This week, chancellor Rishi Sunak set out his “winter economic plan”, outlining how the government plans to help businesses after Covid-19 restrictions were tightened by the prime minister.
Alongside the new Jobs Support Scheme, which will replace the furlough scheme and come into action from November 1, Sunak has said that there will be an extension to the repayment window for businesses who have borrowed money through the government’s bounce-back loan initiative, while the VAT cut for hospitality and tourism companies has been extended to the end of March 2021.
Businesses who deferred their VAT will no longer be required to pay a lump sum at the end of March and have been given the option of splitting repayments into smaller, interest free repayments over the course of 11 months.
The Treasury has said that up to half a million businesses could benefit from the measures.
One such business is Florence Roby, a family-owned business in Prescot, Merseyside, specialised in the design and manufacture of workwear for the hospitality, beauty and leisure industries.
At the beginning of lockdown, the business diversified into healthcare and diverted its production toward producing personal protective equipment for frontline NHS workers.
Lloyds Bank stepped in at the time to support the business with a six-figure loan and capital repayment holiday through the government's Coronavirus Business Interruption Loan Scheme.
Speaking to Insider, Glenn Bemment, regional director at Lloyds, commented: "Through all the turmoil, I've been struck by just how many firms have innovated during lockdown, diversifying and pivoting their models – discovering profitable new ways to operate that will be made permanent.
"The months ahead will likely bring new hurdles for north west businesses to overcome, but there will also be opportunities for recovery and growth. While it will no doubt be a gradual process, we look forward to seeing the region's confidence rise once again as firms find success in whatever lies ahead."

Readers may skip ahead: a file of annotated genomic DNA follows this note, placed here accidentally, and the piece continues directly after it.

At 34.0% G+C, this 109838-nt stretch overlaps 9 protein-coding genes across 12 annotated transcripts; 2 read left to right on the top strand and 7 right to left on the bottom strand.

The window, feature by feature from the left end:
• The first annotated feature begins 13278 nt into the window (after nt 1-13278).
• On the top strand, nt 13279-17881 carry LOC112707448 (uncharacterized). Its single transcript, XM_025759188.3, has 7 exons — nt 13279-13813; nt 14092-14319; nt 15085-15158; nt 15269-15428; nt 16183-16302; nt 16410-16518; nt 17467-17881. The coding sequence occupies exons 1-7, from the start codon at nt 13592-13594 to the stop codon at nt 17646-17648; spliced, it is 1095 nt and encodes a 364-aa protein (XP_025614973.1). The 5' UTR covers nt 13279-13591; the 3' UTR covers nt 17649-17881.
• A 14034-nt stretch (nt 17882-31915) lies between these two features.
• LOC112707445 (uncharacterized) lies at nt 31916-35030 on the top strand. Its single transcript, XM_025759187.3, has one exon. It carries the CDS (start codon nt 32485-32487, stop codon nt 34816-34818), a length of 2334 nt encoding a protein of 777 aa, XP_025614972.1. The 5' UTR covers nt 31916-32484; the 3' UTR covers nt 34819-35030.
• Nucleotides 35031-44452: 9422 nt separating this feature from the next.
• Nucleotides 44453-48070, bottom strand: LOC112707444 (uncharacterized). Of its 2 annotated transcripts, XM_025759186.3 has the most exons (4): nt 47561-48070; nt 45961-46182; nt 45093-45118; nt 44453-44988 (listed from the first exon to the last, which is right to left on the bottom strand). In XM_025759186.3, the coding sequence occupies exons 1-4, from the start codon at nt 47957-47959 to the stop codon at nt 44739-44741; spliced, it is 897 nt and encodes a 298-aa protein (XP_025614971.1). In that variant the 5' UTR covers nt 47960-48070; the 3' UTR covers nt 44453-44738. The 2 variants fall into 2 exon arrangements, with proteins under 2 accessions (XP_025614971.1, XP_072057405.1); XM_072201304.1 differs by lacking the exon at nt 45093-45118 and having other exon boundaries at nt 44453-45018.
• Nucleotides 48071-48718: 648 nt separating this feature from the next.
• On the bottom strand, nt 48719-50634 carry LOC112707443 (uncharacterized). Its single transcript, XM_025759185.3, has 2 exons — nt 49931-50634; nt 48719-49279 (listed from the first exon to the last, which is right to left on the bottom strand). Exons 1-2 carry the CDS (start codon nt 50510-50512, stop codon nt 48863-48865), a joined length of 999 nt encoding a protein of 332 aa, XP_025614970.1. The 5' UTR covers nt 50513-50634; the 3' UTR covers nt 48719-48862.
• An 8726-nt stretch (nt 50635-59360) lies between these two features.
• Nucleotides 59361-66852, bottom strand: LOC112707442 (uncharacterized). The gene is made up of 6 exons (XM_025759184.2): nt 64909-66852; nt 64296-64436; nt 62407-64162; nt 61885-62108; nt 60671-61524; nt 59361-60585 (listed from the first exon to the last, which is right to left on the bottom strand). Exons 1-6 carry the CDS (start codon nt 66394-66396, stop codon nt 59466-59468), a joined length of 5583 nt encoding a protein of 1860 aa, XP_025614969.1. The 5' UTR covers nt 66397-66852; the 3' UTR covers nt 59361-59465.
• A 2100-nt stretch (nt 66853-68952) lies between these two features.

In response to the chancellor’s measures, Dame Carolyn Fairbairn, director general of the Confederation of British Industry, said: “These bold steps from the Treasury will save hundreds of thousands of viable jobs this winter. It is right to target help on jobs with a future but can only be part-time while demand remains flat. This is how skills and jobs can be preserved to enable a fast recovery.
“Wage support, tax deferrals and help for the self-employed will reduce the scarring effect of unnecessary job losses as the UK tackles the virus. Employers will apply the same spirit of creativity, seizing every opportunity to retrain and upskill their workers.
“The chancellor has listened to evidence from business and acted decisively. It is this spirit of agility and collaboration that will help make 2021 a year of growth and renewal.”
National chair of the Federation of Small Businesses, Mike Cherry, added: “The UK’s small businesses are facing an incredibly difficult winter. [This] support package is the flipside of the coin to Tuesday’s Covid-19 business restrictions.
“It is a swift and significant intervention, extending emergency SME loans, creating new wage support for small employers and the self-employed, and providing cashflow help on VAT deferrals and new Time To Pay for any tax bills to HMRC.”